Senate Democrats said that while they have no specifics yet on the compromise language, when it comes to “divisive concepts” no compromise would be acceptable. (Dave Cummings | New Hampshire Bulletin)
Republican Bill Boyd captured one of the New Hampshire House’s 400 seats Tuesday evening, beating back a high-intensity Democratic challenge to succeed the late Republican Speaker Dick Hinch.
In a 2,531 to 2,144 vote, Boyd prevailed against Democrat Wendy Thomas to win one of eight House seats in Merrimack. The town held a special election Tuesday to fill a vacancy left by Hinch, who died of COVID-19 in December.
“I am grateful to all of the voters in Merrimack that turned out today,” Boyd said in an interview Tuesday evening after the win. “Whether they voted for me or they didn’t vote for me. We were able to elevate the level of discourse in this community about the specific issues: clean water, the turnpike expansion, a balanced budget, emerging from the pandemic and being able to emerge from it safely so that people are able to get back to an ordinary course of life, access to the vaccine.”
The race emerged from tragedy. Hinch, a fiscal conservative who led the Republican minority from 2018 to 2020 and steered his caucus to victory in the 2020 election, died suddenly Dec. 9, one week after taking the speaker’s gavel. An autopsy conducted by the state’s medical examiner found that the cause of death was COVID-19.
A real estate title examiner and Merrimack town councilor, Boyd positioned his candidacy as a continuation of Hinch’s legacy and said he would help carry Republican Gov. Chris Sununu’s agenda.
“I miss him,” Boyd said Tuesday of Hinch. “Because he was not just the political giant to a lot of people in this community that understand the value that he brought … to the Republican Party here. He quietly did work for Meals on Wheels. He quietly did work for the Scouts. You know, it’s that kind of leadership that I hope to aspire to.”
Boyd also drew on local issues. Speaking to the town’s drinking water crisis brought on by a contamination of perfluorinated chemicals, Boyd touted his membership on the New Hampshire Drinking Water and Ground Water Advisory Commission, and his help delivering relief money to the town in that role.
The special election provided a test for the Republican Party after Donald Trump – and for enthusiasm among Democrats under the Biden administration.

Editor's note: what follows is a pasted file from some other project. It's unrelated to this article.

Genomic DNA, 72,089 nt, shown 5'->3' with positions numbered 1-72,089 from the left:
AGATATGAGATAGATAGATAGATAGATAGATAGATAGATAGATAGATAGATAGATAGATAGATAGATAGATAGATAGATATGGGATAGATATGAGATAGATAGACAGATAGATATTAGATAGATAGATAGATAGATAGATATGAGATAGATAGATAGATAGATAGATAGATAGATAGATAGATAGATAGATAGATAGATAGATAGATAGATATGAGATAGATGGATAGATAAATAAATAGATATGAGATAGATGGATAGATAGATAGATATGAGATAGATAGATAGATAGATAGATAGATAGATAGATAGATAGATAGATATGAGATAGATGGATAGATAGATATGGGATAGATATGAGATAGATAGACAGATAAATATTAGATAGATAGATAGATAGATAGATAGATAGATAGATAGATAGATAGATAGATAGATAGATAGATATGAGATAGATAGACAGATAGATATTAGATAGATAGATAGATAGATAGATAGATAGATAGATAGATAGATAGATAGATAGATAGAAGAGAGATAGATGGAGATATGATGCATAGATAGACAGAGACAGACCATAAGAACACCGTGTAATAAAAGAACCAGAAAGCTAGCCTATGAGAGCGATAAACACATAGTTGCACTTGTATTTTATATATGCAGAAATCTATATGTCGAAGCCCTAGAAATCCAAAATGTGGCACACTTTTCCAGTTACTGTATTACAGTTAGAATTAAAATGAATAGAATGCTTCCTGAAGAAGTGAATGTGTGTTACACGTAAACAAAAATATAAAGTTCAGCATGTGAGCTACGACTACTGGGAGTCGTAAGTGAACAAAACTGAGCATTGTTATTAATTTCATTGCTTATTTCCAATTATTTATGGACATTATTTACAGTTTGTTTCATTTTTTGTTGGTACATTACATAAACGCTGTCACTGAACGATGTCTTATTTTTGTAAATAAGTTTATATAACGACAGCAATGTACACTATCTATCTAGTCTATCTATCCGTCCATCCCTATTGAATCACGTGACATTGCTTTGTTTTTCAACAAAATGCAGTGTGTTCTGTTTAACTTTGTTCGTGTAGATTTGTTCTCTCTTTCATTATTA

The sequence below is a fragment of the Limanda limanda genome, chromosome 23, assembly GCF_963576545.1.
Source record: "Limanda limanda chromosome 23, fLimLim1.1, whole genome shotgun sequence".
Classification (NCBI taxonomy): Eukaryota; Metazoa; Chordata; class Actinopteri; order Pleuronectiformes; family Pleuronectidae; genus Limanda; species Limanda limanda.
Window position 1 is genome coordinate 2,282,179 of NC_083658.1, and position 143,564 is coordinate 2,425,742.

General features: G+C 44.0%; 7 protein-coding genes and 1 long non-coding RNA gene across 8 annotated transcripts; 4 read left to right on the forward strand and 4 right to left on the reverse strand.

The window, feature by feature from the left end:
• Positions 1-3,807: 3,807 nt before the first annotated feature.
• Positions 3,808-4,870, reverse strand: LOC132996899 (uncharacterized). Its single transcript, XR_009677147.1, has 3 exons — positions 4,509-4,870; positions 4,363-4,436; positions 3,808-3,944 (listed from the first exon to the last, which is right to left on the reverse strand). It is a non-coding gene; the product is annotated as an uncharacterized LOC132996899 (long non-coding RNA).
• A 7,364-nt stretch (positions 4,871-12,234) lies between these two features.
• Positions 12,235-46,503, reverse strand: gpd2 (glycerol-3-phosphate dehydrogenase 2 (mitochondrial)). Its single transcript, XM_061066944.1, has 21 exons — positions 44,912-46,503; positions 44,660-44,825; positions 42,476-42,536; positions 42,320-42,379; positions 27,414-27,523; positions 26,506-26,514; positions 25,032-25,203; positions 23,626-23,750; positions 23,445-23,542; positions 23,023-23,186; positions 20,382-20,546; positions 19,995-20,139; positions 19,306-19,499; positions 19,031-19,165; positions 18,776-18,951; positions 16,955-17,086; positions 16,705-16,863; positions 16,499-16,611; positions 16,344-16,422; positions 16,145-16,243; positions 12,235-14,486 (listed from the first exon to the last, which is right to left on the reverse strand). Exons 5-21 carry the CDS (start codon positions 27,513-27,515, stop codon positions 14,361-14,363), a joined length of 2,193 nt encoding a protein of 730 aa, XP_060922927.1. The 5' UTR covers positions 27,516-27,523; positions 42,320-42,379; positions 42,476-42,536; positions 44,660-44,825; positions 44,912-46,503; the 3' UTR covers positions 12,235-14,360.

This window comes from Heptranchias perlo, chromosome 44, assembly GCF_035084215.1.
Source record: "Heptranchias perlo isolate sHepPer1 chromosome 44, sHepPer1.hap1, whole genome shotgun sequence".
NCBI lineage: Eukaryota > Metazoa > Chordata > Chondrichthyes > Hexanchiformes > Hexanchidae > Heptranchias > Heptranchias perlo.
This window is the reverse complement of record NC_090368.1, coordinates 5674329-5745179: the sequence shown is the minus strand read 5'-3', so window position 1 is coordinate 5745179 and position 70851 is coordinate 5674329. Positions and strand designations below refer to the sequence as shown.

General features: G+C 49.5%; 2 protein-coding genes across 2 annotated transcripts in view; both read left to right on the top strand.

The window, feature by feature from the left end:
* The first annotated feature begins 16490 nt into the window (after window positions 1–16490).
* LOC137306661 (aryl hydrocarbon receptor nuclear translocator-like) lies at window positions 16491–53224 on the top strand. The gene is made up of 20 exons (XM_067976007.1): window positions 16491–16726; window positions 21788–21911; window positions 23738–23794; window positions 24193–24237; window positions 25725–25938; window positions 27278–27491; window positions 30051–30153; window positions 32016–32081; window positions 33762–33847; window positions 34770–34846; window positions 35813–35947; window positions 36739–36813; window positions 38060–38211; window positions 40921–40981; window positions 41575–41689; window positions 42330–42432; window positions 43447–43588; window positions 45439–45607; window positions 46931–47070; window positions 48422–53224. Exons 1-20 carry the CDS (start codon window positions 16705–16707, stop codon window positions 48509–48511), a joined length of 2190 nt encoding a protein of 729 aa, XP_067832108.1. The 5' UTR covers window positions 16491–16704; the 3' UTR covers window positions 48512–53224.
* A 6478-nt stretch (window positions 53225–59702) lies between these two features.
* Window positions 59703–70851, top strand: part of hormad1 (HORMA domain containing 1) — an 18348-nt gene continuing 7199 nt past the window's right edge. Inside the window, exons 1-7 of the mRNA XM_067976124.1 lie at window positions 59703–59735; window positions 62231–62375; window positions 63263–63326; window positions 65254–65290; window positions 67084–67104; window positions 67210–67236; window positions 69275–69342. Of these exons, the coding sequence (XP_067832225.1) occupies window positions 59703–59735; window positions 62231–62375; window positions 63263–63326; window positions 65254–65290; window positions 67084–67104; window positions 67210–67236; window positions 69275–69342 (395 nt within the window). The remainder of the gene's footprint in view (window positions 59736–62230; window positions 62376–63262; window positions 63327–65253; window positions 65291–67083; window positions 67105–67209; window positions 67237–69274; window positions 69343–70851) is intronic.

And the fundraising matched that. Thomas secured around $30,000 in personal receipts and Boyd raised around $15,000, but both were helped by outside organizations and attention. In the end, voter turnout exceeded expectations.
For Thomas, the campaign was an attempt at a redo. Thomas was elected to the seat in 2018 but was ousted in 2020, when Republicans recaptured the State House.
Last year, only one Democrat was able to secure one of eight seats in the town: Rep. Rosemarie Rung.
Throughout her campaign, Thomas framed her efforts around her own part in the yearslong fight against water contamination from PFAS in the town. In Merrimack, Thomas helped form the “water warriors,” a group of activists in the town frustrated by inaction against PFAS contamination in the town’s well water. As a lawmaker, she supported and sponsored bills imposing new restrictions on PFAS and well water.
Reacting to the loss, she vowed to stay in politics.
“In spite of tonight’s results, I know that we have succeeded in advancing awareness for the issues we care about most,” Thomas said in a statement. “Our campaign has been a huge triumph. This water warrior is not done yet!”
Our stories may be republished online or in print under Creative Commons license CC BY-NC-ND 4.0. We ask that you edit only for style or to shorten, provide proper attribution and link to our web site. Please see our republishing guidelines for use of photos and graphics.